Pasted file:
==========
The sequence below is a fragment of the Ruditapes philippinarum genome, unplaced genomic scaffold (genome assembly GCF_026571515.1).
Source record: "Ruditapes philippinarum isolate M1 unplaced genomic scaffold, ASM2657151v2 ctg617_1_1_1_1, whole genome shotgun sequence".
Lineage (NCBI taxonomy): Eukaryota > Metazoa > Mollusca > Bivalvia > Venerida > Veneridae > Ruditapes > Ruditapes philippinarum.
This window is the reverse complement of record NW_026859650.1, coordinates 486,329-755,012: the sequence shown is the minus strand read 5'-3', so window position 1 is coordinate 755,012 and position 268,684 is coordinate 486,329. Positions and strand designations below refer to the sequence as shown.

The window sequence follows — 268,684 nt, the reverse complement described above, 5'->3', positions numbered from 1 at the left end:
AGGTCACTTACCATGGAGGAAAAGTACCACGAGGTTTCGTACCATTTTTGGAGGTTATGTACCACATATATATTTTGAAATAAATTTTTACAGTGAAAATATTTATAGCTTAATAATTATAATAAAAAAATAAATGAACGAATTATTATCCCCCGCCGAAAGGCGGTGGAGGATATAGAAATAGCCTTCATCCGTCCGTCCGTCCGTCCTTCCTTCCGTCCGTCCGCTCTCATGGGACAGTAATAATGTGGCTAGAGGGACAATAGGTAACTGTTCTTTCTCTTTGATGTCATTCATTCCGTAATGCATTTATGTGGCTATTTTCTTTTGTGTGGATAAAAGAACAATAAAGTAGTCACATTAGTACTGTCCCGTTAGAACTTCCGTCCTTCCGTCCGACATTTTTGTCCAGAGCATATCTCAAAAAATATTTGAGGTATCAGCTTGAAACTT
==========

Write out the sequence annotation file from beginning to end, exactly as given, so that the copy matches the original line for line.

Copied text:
The sequence below is a fragment of the Ruditapes philippinarum genome, unplaced genomic scaffold (genome assembly GCF_026571515.1).
Source record: "Ruditapes philippinarum isolate M1 unplaced genomic scaffold, ASM2657151v2 ctg617_1_1_1_1, whole genome shotgun sequence".
Lineage (NCBI taxonomy): Eukaryota > Metazoa > Mollusca > Bivalvia > Venerida > Veneridae > Ruditapes > Ruditapes philippinarum.
This window is the reverse complement of record NW_026859650.1, coordinates 486,329-755,012: the sequence shown is the minus strand read 5'-3', so window position 1 is coordinate 755,012 and position 268,684 is coordinate 486,329. Positions and strand designations below refer to the sequence as shown.

The window sequence follows — 268,684 nt, the reverse complement described above, 5'->3', positions numbered from 1 at the left end:
AGGTCACTTACCATGGAGGAAAAGTACCACGAGGTTTCGTACCATTTTTGGAGGTTATGTACCACATATATATTTTGAAATAAATTTTTACAGTGAAAATATTTATAGCTTAATAATTATAATAAAAAAATAAATGAACGAATTATTATCCCCCGCCGAAAGGCGGTGGAGGATATAGAAATAGCCTTCATCCGTCCGTCCGTCCGTCCTTCCTTCCGTCCGTCCGCTCTCATGGGACAGTAATAATGTGGCTAGAGGGACAATAGGTAACTGTTCTTTCTCTTTGATGTCATTCATTCCGTAATGCATTTATGTGGCTATTTTCTTTTGTGTGGATAAAAGAACAATAAAGTAGTCACATTAGTACTGTCCCGTTAGAACTTCCGTCCTTCCGTCCGACATTTTTGTCCAGAGCATATCTCAAAAAATATTTGAGGTATCAGCTTGAAACTT